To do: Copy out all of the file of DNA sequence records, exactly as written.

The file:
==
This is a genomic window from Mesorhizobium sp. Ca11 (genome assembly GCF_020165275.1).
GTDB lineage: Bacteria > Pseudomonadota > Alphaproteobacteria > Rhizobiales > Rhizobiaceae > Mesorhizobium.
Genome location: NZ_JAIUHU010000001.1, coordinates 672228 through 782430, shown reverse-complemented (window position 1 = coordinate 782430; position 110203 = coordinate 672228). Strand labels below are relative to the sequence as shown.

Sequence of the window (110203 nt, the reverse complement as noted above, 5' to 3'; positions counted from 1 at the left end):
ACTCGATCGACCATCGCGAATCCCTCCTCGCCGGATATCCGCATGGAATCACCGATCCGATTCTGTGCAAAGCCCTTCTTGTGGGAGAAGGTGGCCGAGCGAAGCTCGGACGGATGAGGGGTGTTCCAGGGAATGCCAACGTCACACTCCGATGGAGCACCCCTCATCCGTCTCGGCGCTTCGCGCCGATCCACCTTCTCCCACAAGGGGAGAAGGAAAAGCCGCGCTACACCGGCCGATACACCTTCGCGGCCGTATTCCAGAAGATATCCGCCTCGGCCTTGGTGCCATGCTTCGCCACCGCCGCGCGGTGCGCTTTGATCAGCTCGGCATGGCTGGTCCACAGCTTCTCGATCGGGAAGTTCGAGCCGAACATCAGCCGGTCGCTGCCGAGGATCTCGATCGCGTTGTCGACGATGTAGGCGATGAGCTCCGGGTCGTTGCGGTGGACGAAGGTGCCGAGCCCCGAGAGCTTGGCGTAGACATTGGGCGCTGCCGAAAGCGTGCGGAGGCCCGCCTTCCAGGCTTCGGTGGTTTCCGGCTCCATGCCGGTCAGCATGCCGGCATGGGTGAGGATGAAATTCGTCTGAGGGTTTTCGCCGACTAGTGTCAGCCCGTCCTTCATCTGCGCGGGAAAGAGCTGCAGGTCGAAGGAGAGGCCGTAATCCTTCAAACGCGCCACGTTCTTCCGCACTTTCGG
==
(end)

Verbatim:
This is a genomic window from Mesorhizobium sp. Ca11 (genome assembly GCF_020165275.1).
GTDB lineage: Bacteria > Pseudomonadota > Alphaproteobacteria > Rhizobiales > Rhizobiaceae > Mesorhizobium.
Genome location: NZ_JAIUHU010000001.1, coordinates 672228 through 782430, shown reverse-complemented (window position 1 = coordinate 782430; position 110203 = coordinate 672228). Strand labels below are relative to the sequence as shown.

Sequence of the window (110203 nt, the reverse complement as noted above, 5' to 3'; positions counted from 1 at the left end):
ACTCGATCGACCATCGCGAATCCCTCCTCGCCGGATATCCGCATGGAATCACCGATCCGATTCTGTGCAAAGCCCTTCTTGTGGGAGAAGGTGGCCGAGCGAAGCTCGGACGGATGAGGGGTGTTCCAGGGAATGCCAACGTCACACTCCGATGGAGCACCCCTCATCCGTCTCGGCGCTTCGCGCCGATCCACCTTCTCCCACAAGGGGAGAAGGAAAAGCCGCGCTACACCGGCCGATACACCTTCGCGGCCGTATTCCAGAAGATATCCGCCTCGGCCTTGGTGCCATGCTTCGCCACCGCCGCGCGGTGCGCTTTGATCAGCTCGGCATGGCTGGTCCACAGCTTCTCGATCGGGAAGTTCGAGCCGAACATCAGCCGGTCGCTGCCGAGGATCTCGATCGCGTTGTCGACGATGTAGGCGATGAGCTCCGGGTCGTTGCGGTGGACGAAGGTGCCGAGCCCCGAGAGCTTGGCGTAGACATTGGGCGCTGCCGAAAGCGTGCGGAGGCCCGCCTTCCAGGCTTCGGTGGTTTCCGGCTCCATGCCGGTCAGCATGCCGGCATGGGTGAGGATGAAATTCGTCTGAGGGTTTTCGCCGACTAGTGTCAGCCCGTCCTTCATCTGCGCGGGAAAGAGCTGCAGGTCGAAGGAGAGGCCGTAATCCTTCAAACGCGCCACGTTCTTCCGCACTTTCGG